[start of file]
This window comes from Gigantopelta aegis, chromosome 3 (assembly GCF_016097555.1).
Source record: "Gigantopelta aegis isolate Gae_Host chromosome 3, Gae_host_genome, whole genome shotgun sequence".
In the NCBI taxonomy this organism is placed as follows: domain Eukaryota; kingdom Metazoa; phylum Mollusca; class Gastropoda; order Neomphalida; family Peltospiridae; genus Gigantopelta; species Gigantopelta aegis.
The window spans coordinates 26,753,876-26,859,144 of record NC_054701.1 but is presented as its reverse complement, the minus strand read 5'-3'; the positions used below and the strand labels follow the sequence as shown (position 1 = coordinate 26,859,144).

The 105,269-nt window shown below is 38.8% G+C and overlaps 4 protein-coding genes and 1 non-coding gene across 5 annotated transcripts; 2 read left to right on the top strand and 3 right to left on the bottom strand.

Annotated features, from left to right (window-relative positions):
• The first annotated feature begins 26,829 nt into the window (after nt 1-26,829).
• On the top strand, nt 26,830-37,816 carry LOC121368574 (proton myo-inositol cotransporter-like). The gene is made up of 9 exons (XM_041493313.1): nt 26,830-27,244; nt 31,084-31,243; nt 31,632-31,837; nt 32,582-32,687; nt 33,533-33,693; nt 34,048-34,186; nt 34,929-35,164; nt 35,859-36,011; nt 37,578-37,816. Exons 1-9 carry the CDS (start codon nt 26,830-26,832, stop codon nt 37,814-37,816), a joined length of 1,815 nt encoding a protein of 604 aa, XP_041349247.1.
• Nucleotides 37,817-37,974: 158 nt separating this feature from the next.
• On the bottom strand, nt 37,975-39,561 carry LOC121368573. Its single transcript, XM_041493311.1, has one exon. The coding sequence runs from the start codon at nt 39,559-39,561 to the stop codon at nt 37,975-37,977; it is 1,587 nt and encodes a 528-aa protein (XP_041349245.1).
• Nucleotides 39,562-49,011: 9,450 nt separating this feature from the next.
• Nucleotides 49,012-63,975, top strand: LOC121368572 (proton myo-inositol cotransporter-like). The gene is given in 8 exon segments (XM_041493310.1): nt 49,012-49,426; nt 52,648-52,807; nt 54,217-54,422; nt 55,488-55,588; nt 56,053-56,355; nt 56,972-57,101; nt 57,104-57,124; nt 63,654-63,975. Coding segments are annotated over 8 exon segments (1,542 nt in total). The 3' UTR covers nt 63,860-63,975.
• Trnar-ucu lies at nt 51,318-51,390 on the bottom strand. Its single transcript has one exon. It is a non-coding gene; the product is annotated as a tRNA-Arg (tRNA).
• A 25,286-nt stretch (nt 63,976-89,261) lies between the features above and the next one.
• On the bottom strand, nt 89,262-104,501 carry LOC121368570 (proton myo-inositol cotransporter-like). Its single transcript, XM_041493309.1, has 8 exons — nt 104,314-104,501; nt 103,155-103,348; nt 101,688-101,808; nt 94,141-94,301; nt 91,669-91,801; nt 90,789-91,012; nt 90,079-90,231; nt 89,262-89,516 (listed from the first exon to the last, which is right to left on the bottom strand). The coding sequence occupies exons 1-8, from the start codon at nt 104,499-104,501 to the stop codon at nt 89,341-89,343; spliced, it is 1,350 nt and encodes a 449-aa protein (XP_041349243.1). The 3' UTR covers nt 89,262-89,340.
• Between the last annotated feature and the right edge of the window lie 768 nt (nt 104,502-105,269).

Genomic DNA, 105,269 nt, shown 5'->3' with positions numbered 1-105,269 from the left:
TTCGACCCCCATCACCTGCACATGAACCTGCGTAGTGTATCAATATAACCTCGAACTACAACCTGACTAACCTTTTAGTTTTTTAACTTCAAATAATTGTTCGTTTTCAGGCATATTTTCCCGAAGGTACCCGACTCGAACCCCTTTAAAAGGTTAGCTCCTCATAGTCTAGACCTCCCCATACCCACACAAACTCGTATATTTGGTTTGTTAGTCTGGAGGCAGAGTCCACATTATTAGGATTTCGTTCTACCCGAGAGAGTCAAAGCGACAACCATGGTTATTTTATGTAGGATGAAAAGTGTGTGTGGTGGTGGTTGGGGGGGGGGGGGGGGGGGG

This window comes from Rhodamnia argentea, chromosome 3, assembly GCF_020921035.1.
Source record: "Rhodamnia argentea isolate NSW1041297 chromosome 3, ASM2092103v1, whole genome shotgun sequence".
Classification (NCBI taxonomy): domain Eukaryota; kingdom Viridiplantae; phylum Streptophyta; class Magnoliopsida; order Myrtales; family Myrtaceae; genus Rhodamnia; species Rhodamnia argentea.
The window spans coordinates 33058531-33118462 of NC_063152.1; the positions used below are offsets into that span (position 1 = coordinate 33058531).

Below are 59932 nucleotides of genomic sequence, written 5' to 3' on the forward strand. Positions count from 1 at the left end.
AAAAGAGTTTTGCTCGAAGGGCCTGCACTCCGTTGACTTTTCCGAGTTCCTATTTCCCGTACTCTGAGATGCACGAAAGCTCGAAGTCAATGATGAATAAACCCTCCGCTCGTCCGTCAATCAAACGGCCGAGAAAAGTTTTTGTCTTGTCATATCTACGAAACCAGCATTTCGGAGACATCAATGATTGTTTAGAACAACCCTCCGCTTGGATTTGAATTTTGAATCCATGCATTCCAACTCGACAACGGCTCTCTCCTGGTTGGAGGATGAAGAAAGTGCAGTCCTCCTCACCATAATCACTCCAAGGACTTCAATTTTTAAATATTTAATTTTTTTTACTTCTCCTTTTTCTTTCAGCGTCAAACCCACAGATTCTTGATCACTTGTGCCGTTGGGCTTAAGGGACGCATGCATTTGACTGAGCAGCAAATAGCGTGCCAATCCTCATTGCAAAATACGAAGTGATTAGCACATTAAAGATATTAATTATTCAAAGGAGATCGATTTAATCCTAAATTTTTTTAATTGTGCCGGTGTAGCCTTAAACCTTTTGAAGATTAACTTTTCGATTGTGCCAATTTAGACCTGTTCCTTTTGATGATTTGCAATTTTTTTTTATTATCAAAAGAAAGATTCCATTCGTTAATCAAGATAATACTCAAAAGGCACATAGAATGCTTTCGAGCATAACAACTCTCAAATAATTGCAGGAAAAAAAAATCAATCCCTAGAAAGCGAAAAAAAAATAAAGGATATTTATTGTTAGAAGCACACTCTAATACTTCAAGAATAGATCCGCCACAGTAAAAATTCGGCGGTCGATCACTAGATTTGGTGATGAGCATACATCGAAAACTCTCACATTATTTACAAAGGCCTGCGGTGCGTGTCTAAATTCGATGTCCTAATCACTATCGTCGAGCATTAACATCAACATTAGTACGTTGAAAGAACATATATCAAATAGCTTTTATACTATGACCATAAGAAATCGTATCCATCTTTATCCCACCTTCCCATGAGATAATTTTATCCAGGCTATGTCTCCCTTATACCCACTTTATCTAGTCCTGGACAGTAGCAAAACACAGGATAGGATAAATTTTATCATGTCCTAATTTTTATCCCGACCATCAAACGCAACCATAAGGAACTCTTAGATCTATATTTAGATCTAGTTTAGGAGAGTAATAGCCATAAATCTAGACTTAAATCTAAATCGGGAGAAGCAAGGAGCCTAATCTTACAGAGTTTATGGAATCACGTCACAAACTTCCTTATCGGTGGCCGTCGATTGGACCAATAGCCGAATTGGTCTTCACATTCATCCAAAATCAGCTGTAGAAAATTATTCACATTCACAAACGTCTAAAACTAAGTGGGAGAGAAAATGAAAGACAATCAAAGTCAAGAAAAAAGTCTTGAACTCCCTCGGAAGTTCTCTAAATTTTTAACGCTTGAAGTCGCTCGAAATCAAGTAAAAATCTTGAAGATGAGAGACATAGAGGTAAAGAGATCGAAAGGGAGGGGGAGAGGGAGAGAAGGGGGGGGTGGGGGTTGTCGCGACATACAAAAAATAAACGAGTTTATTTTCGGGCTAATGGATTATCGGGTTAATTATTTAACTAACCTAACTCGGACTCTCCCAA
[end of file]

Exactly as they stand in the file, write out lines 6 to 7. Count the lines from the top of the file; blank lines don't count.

Annotated features, from left to right (window-relative positions):
• The first annotated feature begins 26,829 nt into the window (after nt 1-26,829).